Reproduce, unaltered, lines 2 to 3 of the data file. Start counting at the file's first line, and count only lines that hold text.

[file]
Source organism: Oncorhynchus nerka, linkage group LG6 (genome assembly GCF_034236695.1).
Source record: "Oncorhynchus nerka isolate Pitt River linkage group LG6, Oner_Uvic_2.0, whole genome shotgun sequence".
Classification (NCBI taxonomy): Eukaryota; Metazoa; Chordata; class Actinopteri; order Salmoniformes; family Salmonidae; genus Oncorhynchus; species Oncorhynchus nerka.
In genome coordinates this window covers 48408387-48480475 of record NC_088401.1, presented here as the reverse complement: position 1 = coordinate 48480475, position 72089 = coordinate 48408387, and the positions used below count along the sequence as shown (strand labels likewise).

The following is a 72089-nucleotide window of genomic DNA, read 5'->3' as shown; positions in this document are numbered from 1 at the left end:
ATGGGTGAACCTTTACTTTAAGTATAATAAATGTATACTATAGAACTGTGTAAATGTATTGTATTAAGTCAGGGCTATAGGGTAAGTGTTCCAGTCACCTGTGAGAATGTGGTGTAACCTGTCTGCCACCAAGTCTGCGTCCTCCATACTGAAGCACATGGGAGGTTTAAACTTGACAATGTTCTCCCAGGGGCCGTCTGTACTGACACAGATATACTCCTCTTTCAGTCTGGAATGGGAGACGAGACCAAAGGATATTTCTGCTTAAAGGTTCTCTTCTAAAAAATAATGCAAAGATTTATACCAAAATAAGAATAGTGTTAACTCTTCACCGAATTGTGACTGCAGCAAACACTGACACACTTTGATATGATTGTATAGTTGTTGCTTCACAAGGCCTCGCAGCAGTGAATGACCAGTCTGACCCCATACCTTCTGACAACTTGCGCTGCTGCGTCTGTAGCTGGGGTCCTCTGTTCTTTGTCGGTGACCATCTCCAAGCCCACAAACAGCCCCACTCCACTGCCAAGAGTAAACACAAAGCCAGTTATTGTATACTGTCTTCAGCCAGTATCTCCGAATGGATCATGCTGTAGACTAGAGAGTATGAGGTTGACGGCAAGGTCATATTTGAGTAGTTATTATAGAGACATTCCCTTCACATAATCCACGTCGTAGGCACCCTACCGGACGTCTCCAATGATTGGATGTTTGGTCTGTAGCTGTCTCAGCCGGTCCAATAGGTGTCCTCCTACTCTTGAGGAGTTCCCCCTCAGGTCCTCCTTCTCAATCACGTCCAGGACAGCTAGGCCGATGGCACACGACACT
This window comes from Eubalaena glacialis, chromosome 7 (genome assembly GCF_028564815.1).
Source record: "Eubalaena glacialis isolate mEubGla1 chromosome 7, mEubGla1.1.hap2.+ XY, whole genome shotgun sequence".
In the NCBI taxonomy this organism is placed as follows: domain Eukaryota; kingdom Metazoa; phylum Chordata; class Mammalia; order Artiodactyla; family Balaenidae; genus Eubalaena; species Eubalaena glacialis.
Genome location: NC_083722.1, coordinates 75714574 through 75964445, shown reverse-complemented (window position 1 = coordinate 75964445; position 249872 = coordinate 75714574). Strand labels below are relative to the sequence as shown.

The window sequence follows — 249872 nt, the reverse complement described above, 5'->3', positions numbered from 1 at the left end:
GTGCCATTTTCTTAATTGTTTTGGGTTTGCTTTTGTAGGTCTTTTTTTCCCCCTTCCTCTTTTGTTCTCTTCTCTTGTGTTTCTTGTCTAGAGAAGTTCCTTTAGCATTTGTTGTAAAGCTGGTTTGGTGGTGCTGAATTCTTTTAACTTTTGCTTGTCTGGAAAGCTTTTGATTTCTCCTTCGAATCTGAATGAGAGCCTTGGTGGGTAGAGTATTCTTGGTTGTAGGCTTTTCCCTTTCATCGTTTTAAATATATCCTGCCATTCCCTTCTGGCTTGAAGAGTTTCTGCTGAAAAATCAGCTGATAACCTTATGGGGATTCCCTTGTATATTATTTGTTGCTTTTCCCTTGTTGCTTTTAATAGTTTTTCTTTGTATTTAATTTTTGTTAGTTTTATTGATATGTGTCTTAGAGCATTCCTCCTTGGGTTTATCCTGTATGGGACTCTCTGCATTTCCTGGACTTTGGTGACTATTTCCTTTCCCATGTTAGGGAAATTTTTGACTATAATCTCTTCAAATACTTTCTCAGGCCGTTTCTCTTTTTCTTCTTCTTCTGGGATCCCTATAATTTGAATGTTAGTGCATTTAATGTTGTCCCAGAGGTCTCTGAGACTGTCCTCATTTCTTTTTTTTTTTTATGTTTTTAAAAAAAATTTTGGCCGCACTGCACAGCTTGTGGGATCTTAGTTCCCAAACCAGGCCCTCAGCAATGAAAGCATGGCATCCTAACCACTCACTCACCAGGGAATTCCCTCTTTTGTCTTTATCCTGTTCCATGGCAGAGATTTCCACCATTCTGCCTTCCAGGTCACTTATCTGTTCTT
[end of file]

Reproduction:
Source record: "Oncorhynchus nerka isolate Pitt River linkage group LG6, Oner_Uvic_2.0, whole genome shotgun sequence".
Classification (NCBI taxonomy): Eukaryota; Metazoa; Chordata; class Actinopteri; order Salmoniformes; family Salmonidae; genus Oncorhynchus; species Oncorhynchus nerka.